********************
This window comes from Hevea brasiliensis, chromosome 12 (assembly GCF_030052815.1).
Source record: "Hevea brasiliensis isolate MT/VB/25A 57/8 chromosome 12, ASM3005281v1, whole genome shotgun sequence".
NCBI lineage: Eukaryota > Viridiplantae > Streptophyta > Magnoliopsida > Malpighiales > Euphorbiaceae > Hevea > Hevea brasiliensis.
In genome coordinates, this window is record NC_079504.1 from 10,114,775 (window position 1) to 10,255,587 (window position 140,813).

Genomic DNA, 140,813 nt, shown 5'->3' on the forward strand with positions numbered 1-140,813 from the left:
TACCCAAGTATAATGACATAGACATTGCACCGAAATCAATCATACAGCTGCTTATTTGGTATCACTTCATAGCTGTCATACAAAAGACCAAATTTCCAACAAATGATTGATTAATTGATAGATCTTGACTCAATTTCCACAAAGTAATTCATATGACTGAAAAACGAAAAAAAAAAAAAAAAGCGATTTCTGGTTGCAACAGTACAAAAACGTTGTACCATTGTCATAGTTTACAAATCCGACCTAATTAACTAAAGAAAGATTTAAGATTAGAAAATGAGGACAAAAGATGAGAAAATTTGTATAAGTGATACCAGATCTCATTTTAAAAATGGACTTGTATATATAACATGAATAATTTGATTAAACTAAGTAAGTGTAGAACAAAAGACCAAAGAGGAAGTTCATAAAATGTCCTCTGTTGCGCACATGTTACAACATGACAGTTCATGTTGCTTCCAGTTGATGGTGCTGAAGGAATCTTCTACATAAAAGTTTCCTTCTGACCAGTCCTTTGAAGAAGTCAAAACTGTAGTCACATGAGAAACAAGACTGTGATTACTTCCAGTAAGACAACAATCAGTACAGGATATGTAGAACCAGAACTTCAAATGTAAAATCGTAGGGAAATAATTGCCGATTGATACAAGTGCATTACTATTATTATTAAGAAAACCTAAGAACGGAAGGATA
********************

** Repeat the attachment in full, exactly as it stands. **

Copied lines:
This window comes from Hevea brasiliensis, chromosome 12 (assembly GCF_030052815.1).
Source record: "Hevea brasiliensis isolate MT/VB/25A 57/8 chromosome 12, ASM3005281v1, whole genome shotgun sequence".
NCBI lineage: Eukaryota > Viridiplantae > Streptophyta > Magnoliopsida > Malpighiales > Euphorbiaceae > Hevea > Hevea brasiliensis.
In genome coordinates, this window is record NC_079504.1 from 10,114,775 (window position 1) to 10,255,587 (window position 140,813).

Genomic DNA, 140,813 nt, shown 5'->3' on the forward strand with positions numbered 1-140,813 from the left:
TACCCAAGTATAATGACATAGACATTGCACCGAAATCAATCATACAGCTGCTTATTTGGTATCACTTCATAGCTGTCATACAAAAGACCAAATTTCCAACAAATGATTGATTAATTGATAGATCTTGACTCAATTTCCACAAAGTAATTCATATGACTGAAAAACGAAAAAAAAAAAAAAAAGCGATTTCTGGTTGCAACAGTACAAAAACGTTGTACCATTGTCATAGTTTACAAATCCGACCTAATTAACTAAAGAAAGATTTAAGATTAGAAAATGAGGACAAAAGATGAGAAAATTTGTATAAGTGATACCAGATCTCATTTTAAAAATGGACTTGTATATATAACATGAATAATTTGATTAAACTAAGTAAGTGTAGAACAAAAGACCAAAGAGGAAGTTCATAAAATGTCCTCTGTTGCGCACATGTTACAACATGACAGTTCATGTTGCTTCCAGTTGATGGTGCTGAAGGAATCTTCTACATAAAAGTTTCCTTCTGACCAGTCCTTTGAAGAAGTCAAAACTGTAGTCACATGAGAAACAAGACTGTGATTACTTCCAGTAAGACAACAATCAGTACAGGATATGTAGAACCAGAACTTCAAATGTAAAATCGTAGGGAAATAATTGCCGATTGATACAAGTGCATTACTATTATTATTAAGAAAACCTAAGAACGGAAGGATA